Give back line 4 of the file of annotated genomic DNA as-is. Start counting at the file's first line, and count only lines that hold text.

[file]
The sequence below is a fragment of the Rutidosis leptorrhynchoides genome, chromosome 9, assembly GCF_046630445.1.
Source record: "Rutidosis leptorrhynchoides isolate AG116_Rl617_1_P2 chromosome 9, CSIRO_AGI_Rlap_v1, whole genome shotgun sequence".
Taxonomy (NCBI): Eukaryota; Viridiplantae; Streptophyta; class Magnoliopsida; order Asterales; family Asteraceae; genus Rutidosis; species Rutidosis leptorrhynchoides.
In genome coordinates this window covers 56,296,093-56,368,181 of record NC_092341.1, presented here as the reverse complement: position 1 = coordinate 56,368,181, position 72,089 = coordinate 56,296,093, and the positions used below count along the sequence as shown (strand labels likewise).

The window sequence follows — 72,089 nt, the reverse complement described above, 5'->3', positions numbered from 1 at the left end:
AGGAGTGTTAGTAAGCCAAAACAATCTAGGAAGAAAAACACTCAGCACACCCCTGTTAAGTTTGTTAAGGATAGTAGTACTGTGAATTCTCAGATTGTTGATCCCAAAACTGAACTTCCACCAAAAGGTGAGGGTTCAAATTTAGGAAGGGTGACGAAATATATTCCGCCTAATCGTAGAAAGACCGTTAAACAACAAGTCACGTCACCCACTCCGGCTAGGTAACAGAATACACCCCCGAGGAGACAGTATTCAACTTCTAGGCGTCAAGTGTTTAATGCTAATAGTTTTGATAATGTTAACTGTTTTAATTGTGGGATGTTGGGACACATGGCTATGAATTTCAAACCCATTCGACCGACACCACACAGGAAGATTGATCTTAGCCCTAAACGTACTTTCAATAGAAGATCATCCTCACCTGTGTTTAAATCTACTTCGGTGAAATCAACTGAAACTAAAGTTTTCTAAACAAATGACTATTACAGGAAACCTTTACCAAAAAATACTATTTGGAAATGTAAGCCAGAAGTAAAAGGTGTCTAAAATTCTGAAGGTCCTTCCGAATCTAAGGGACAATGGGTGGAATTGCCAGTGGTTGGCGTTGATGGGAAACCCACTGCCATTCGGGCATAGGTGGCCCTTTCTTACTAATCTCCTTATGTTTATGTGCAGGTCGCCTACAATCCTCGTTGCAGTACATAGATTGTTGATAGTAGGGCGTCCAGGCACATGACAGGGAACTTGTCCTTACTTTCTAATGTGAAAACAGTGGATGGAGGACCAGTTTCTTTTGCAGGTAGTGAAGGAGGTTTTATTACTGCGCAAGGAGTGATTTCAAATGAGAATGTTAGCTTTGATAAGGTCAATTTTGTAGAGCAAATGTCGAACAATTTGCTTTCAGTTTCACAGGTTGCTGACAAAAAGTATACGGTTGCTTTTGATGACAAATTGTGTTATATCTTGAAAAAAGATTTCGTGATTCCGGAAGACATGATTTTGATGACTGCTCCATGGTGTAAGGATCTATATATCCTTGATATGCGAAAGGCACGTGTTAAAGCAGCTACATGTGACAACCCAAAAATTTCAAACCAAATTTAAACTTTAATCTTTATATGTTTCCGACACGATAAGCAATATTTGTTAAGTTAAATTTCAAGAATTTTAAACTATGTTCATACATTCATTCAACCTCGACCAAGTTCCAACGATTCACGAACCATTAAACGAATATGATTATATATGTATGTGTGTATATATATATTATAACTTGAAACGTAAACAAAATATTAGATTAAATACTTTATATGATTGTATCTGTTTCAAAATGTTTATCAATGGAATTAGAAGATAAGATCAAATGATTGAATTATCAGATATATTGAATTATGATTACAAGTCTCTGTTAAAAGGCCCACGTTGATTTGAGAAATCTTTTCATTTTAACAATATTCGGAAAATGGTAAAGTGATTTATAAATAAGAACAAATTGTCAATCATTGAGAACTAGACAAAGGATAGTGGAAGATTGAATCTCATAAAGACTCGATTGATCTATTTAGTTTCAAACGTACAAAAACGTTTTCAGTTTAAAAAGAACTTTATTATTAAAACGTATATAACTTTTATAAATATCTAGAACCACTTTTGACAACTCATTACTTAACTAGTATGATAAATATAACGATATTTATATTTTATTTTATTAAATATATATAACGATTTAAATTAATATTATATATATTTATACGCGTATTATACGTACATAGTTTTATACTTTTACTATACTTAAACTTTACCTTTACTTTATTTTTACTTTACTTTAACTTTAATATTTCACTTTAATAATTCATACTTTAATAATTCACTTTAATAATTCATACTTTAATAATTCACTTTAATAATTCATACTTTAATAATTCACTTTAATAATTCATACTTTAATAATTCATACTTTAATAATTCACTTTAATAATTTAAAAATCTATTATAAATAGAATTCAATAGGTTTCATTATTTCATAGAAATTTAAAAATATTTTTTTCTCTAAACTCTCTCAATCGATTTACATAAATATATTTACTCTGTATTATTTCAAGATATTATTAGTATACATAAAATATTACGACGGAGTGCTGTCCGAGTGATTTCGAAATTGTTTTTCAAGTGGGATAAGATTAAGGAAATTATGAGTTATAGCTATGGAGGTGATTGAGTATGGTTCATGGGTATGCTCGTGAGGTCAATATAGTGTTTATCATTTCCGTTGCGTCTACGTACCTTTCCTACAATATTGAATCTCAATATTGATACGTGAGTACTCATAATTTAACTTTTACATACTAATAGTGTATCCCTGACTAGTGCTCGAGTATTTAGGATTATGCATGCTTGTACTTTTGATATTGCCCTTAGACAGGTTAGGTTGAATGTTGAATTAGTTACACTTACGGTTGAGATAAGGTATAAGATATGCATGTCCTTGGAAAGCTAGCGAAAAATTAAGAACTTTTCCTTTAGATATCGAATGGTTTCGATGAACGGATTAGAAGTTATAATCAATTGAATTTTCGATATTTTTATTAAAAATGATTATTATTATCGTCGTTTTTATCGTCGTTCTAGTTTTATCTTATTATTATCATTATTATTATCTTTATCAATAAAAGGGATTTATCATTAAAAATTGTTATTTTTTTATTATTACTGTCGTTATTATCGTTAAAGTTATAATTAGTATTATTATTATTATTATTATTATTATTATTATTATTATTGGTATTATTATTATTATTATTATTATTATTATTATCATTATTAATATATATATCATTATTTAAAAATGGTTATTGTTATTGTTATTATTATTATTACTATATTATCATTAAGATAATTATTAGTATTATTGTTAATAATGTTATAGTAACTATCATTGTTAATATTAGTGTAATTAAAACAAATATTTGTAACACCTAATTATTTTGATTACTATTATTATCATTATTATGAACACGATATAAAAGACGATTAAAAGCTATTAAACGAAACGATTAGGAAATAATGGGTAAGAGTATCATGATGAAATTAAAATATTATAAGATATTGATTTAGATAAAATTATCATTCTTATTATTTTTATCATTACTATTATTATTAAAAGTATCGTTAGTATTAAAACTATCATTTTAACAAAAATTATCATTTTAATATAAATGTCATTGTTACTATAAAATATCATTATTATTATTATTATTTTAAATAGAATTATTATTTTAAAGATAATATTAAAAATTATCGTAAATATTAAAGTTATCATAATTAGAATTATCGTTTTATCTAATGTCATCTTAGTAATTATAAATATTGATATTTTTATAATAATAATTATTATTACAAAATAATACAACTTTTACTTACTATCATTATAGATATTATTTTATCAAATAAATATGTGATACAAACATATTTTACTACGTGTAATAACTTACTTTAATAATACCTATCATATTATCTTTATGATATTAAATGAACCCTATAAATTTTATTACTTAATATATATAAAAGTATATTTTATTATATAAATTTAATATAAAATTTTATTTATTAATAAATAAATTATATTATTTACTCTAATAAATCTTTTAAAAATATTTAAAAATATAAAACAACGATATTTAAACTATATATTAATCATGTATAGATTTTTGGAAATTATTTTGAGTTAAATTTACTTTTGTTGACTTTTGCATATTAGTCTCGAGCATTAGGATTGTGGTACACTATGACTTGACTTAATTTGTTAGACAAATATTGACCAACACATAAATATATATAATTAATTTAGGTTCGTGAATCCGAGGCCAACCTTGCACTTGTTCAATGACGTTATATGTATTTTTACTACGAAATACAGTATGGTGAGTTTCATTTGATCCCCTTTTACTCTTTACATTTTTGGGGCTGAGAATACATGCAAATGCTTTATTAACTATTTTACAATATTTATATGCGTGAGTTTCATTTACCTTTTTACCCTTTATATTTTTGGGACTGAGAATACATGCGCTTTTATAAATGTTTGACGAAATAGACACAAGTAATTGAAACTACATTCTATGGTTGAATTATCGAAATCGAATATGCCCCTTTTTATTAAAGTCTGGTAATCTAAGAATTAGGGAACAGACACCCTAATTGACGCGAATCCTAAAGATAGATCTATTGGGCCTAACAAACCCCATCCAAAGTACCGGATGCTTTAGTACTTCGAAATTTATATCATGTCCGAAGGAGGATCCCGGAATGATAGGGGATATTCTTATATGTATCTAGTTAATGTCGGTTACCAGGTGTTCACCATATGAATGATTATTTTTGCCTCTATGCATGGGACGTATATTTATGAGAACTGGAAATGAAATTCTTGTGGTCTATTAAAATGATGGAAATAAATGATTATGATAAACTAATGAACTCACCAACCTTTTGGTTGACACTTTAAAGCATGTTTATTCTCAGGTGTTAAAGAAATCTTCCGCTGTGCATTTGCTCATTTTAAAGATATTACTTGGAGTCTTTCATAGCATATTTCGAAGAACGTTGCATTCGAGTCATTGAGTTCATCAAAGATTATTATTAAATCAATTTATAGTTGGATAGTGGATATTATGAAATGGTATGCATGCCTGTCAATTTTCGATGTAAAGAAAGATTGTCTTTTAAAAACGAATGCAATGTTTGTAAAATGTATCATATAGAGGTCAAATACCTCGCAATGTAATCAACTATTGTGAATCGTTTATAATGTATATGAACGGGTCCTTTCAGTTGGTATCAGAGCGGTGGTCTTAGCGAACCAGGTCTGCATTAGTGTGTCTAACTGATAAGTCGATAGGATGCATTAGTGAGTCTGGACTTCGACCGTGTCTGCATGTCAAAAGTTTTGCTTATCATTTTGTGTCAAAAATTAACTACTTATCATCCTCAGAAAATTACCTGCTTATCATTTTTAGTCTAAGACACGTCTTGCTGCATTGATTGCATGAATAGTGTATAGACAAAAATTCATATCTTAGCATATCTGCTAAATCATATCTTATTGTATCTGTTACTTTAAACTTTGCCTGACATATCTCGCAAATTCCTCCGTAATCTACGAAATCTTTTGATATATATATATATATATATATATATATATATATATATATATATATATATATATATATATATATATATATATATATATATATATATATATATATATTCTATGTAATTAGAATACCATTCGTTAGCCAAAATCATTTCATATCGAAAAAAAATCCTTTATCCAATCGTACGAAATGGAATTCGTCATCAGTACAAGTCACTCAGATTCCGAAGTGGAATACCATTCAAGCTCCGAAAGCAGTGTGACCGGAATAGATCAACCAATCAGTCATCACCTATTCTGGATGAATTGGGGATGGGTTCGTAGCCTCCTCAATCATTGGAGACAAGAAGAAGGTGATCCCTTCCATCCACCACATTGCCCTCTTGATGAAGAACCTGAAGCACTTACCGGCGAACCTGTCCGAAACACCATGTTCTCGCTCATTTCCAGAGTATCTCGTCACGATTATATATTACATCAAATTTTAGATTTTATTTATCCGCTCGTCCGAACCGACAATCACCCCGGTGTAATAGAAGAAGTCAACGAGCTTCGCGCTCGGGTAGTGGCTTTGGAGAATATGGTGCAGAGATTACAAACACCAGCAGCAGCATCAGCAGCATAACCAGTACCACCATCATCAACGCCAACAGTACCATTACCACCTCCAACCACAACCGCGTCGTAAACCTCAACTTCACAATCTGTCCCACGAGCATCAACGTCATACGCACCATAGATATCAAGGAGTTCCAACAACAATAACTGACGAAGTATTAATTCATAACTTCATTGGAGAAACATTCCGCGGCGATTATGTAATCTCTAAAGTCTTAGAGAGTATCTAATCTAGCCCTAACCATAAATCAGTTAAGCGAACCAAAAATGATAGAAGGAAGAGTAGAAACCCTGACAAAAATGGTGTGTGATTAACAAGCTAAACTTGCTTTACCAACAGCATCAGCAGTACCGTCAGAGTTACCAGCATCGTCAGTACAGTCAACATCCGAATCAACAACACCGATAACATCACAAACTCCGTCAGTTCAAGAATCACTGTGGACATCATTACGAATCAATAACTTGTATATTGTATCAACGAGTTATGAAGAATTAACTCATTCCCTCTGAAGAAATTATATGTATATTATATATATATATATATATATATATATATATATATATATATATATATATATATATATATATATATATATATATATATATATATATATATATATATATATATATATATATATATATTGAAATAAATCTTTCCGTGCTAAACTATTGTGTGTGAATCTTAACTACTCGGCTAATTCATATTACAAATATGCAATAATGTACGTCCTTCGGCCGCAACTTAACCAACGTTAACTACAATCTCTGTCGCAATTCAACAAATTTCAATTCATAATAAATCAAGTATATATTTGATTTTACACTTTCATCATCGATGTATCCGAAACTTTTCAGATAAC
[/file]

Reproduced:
In genome coordinates this window covers 56,296,093-56,368,181 of record NC_092341.1, presented here as the reverse complement: position 1 = coordinate 56,368,181, position 72,089 = coordinate 56,296,093, and the positions used below count along the sequence as shown (strand labels likewise).